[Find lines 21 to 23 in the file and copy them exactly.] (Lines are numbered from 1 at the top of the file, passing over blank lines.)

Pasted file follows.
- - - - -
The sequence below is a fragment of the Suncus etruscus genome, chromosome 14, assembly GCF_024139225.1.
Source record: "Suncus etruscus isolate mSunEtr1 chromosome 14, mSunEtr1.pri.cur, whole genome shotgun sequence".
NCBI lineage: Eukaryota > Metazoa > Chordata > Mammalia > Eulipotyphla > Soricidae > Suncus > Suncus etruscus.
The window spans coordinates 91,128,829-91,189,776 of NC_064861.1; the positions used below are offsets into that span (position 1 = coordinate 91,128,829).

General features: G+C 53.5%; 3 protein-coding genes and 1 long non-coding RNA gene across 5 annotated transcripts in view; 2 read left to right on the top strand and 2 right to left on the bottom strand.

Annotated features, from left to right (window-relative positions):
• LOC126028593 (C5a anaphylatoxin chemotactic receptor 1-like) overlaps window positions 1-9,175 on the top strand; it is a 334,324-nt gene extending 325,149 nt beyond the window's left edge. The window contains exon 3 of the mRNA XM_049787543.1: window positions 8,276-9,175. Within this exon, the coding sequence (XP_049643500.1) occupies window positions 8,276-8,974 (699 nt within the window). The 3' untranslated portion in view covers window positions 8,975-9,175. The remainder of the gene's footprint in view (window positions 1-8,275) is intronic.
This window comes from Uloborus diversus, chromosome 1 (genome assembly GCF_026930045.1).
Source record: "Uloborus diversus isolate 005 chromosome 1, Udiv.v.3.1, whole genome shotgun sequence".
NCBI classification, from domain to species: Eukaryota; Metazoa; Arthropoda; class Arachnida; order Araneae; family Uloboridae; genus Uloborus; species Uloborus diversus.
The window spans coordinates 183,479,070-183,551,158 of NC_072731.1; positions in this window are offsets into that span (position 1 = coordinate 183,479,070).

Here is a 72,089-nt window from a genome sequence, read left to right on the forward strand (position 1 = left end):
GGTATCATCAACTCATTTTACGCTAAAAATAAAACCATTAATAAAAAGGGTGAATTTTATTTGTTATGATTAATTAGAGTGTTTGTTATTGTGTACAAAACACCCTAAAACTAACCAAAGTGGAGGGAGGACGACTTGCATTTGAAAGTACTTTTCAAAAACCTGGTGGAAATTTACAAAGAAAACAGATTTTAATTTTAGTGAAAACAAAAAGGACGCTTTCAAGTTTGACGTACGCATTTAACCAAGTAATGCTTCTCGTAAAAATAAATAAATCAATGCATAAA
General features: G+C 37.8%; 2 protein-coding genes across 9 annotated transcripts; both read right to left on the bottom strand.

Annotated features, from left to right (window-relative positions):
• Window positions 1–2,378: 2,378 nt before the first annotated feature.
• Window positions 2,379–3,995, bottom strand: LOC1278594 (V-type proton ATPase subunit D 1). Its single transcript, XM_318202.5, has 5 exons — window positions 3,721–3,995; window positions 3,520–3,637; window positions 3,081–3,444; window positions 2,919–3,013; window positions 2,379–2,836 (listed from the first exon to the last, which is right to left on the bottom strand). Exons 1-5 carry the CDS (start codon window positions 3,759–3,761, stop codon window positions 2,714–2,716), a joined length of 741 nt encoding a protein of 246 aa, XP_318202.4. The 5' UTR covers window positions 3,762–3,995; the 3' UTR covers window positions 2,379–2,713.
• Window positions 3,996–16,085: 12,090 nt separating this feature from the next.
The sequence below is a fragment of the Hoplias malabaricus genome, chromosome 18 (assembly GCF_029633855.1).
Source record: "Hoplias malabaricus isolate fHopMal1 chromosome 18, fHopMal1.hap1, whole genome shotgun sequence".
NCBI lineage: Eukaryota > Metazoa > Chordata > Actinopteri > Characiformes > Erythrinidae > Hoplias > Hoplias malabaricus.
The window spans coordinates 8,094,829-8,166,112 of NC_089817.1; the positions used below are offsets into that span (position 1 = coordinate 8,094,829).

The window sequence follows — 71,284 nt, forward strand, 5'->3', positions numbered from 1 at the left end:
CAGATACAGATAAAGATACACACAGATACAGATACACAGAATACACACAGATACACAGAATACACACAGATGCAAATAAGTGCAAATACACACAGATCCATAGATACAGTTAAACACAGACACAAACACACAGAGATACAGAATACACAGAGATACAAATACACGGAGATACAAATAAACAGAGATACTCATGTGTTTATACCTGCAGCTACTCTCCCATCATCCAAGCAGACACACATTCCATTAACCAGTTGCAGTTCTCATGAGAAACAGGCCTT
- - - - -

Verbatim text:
NCBI lineage: Eukaryota > Metazoa > Chordata > Actinopteri > Characiformes > Erythrinidae > Hoplias > Hoplias malabaricus.
The window spans coordinates 8,094,829-8,166,112 of NC_089817.1; the positions used below are offsets into that span (position 1 = coordinate 8,094,829).

The window sequence follows — 71,284 nt, forward strand, 5'->3', positions numbered from 1 at the left end: